Zoran Šajinović, Assistant Defense Minister for International Cooperation, with Atlantic Initiative:

Ongoing Excellent Relations with NATO

Our country is in a very demanding position regarding NATO accession.  Several unfulfilled conditions for entry remain ahead of us, but meeting these goals will guarantee the stability and security of Bosnia and Herzegovina (BiH).  Zoran Šajinović, Assistant Defense Minister for International Cooperation, spoke with Atlantic Initiative about BiH’s current status regarding NATO accession, next steps and other issues of interest. 

After failing to meet all the requirements for MAP, what is the current relation between BiH and NATO like?

{artsexylightbox}Regarding the conditions for the accession of BiH to MAP at full capacity, essentially the possibility of submitting and implementing the first annual work program, I must say that the process is personally frustrating.  The fact is that one year after having officially received the request to implement MAP, and after the conditions being set, BiH is still not in a position to fully implement this powerful tool of cooperation with NATO due to our inability to fulfill certain conditions.  On the other hand, the fulfillment of these requirements is not so simple.  Specifically, the resolution of property issues in BiH is not easy.  I know that individuals face administrative difficulties in registering property even when it is not subject to litigation or political controversy.  However, it turns out in the case of the 69 locations in question, insufficient documentation exists for the resolution of this issue.  Despite this, this is no time for excuses and we should not accept excuses.  I believe it should have been possible for us to demonstrate a credible effort in at least beginning to solve this problem.  NATO views the resolution of the property registration as an important technical issue.  The requirements set by NATO are actually a test of the credibility of BiH’s aspirations to join the alliance.  This is a test of the ability of BiH’s institutions to make decisions and stand behind their commitments.  At present, we are failing the test.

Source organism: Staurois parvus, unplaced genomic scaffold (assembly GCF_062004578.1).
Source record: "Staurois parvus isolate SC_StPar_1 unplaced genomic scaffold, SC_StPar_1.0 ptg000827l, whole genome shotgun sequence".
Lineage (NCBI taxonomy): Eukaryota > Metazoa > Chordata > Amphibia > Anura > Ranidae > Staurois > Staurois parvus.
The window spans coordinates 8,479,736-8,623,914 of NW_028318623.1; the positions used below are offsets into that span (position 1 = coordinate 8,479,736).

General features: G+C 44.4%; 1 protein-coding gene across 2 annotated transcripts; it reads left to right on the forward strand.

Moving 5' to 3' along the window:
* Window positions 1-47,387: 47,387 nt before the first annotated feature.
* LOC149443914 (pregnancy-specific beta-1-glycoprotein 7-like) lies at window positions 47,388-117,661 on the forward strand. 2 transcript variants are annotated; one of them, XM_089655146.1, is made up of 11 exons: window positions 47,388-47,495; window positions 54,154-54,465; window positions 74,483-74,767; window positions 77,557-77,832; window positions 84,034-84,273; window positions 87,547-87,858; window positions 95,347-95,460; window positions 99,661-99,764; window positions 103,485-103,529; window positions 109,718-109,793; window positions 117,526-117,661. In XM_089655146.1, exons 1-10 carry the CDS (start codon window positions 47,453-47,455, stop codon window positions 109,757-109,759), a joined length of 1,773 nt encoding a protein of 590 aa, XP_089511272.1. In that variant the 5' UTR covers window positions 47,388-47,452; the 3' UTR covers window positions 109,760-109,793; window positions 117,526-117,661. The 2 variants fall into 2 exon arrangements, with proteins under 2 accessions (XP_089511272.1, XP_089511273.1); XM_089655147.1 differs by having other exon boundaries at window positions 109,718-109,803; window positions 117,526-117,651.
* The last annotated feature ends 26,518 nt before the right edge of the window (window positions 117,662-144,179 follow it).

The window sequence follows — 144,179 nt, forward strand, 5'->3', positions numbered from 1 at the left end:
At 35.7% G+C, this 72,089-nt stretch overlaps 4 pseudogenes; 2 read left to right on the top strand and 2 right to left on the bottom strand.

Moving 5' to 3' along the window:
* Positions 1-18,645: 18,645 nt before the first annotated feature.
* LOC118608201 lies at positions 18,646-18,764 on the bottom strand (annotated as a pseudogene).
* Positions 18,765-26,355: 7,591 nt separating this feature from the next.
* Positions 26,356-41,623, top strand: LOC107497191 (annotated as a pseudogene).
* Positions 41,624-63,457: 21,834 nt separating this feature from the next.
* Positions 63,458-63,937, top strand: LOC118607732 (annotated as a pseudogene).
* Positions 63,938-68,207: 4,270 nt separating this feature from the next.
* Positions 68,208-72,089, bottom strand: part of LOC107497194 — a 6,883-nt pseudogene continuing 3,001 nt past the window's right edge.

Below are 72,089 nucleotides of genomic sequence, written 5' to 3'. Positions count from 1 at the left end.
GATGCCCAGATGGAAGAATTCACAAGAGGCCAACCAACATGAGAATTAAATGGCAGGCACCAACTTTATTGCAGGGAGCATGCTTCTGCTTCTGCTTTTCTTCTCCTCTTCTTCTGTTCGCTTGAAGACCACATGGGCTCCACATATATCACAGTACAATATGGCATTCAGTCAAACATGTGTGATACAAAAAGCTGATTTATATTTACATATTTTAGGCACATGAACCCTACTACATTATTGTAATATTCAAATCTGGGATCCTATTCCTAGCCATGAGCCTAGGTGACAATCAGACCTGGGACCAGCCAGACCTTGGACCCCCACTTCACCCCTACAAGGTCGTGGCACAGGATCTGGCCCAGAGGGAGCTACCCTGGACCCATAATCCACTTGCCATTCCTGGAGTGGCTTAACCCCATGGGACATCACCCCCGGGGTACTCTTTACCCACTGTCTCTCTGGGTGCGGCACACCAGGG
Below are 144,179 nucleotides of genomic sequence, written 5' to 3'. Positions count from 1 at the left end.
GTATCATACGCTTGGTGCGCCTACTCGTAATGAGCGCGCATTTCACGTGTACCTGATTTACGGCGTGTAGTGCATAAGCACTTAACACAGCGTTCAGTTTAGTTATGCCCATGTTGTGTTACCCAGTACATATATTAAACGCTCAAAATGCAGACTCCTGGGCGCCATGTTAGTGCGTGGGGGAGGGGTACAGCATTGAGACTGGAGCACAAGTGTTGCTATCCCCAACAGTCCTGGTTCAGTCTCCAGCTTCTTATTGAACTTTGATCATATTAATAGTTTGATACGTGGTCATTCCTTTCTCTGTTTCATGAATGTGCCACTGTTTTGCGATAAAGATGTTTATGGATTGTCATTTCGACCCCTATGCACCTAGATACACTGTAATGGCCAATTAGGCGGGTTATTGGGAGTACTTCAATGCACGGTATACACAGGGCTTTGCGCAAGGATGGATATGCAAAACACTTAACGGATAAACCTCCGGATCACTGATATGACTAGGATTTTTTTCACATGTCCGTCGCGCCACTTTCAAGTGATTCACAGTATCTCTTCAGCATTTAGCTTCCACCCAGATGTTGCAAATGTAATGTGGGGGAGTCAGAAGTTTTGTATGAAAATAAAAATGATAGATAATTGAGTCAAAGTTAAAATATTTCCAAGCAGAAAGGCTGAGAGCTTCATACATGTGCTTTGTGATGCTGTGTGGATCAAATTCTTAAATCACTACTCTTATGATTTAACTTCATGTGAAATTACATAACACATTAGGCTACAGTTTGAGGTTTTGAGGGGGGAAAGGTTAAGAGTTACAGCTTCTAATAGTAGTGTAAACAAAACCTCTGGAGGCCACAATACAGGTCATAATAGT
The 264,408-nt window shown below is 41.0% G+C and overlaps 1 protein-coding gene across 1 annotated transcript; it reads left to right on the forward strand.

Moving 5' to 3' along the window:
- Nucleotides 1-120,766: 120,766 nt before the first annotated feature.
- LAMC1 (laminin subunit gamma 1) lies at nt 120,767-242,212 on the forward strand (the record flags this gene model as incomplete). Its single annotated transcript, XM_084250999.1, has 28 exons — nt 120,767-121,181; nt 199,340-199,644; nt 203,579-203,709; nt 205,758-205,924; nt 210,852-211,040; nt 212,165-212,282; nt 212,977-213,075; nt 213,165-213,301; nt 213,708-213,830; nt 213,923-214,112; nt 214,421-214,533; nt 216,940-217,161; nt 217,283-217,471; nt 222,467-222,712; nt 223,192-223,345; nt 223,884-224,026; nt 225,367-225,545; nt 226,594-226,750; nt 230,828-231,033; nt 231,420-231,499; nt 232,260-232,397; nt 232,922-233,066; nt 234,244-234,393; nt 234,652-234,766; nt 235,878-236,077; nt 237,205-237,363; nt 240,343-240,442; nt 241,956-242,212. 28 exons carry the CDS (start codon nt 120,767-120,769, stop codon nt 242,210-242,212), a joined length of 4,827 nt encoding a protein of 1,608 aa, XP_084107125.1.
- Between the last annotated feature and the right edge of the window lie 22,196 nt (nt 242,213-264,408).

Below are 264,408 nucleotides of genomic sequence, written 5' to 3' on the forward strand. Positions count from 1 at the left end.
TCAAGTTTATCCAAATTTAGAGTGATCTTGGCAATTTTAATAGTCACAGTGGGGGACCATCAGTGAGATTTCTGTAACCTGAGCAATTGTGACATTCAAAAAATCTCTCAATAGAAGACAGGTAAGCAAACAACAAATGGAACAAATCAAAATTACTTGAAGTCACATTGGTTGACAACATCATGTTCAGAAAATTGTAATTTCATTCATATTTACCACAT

Is our application for MAP still valid?  Or would it be if we were to meet this condition?  Is there a chance that we will have to reapply?

BiH is technically a member of the Membership Action Plan (MAP).  There is still a chance that the NATO Council, in permanent session the North Atlantic Council (NAC), would accept BiH’s annual program if the condition were to be met.  This means that when circumstances change, or when the status of implementation changes and the existing conditions or terms are reviewed, BiH can submit its annual national program.  I hope this will happen very soon.  MAP is a cyclical program with a one-year duration.  The application or program proposal is discussed in September each year.  My hope is that this year and this September will not represent yet another missed opportunity for BiH.

What does this mean for BiH’s relations with NATO?  Have we lost our credibility?